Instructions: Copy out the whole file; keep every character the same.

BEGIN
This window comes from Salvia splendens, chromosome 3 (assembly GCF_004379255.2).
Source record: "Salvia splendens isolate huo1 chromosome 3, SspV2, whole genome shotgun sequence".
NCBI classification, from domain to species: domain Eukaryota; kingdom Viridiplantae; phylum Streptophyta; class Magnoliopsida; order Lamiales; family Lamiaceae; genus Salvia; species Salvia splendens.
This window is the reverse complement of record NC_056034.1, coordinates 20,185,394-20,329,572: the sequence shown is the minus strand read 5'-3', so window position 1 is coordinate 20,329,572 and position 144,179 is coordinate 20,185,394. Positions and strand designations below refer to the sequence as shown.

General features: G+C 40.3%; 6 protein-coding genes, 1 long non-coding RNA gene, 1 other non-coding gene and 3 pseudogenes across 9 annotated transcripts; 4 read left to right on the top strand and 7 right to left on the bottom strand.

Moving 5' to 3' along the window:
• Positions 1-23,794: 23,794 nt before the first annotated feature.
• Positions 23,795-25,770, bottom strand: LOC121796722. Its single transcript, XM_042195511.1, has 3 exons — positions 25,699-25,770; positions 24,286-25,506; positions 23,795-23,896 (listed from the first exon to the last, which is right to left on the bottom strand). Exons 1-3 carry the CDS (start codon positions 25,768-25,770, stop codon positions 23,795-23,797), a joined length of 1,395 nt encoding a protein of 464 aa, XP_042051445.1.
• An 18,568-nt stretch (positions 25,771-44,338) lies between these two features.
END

This window comes from Salvia splendens, chromosome 3 (assembly GCF_004379255.2).
Source record: "Salvia splendens isolate huo1 chromosome 3, SspV2, whole genome shotgun sequence".
NCBI classification, from domain to species: domain Eukaryota; kingdom Viridiplantae; phylum Streptophyta; class Magnoliopsida; order Lamiales; family Lamiaceae; genus Salvia; species Salvia splendens.
This window is the reverse complement of record NC_056034.1, coordinates 20,185,394-20,329,572: the sequence shown is the minus strand read 5'-3', so window position 1 is coordinate 20,329,572 and position 144,179 is coordinate 20,185,394. Positions and strand designations below refer to the sequence as shown.

General features: G+C 40.3%; 6 protein-coding genes, 1 long non-coding RNA gene, 1 other non-coding gene and 3 pseudogenes across 9 annotated transcripts; 4 read left to right on the top strand and 7 right to left on the bottom strand.

Moving 5' to 3' along the window:
• Positions 1-23,794: 23,794 nt before the first annotated feature.
• Positions 23,795-25,770, bottom strand: LOC121796722. Its single transcript, XM_042195511.1, has 3 exons — positions 25,699-25,770; positions 24,286-25,506; positions 23,795-23,896 (listed from the first exon to the last, which is right to left on the bottom strand). Exons 1-3 carry the CDS (start codon positions 25,768-25,770, stop codon positions 23,795-23,797), a joined length of 1,395 nt encoding a protein of 464 aa, XP_042051445.1.
• An 18,568-nt stretch (positions 25,771-44,338) lies between these two features.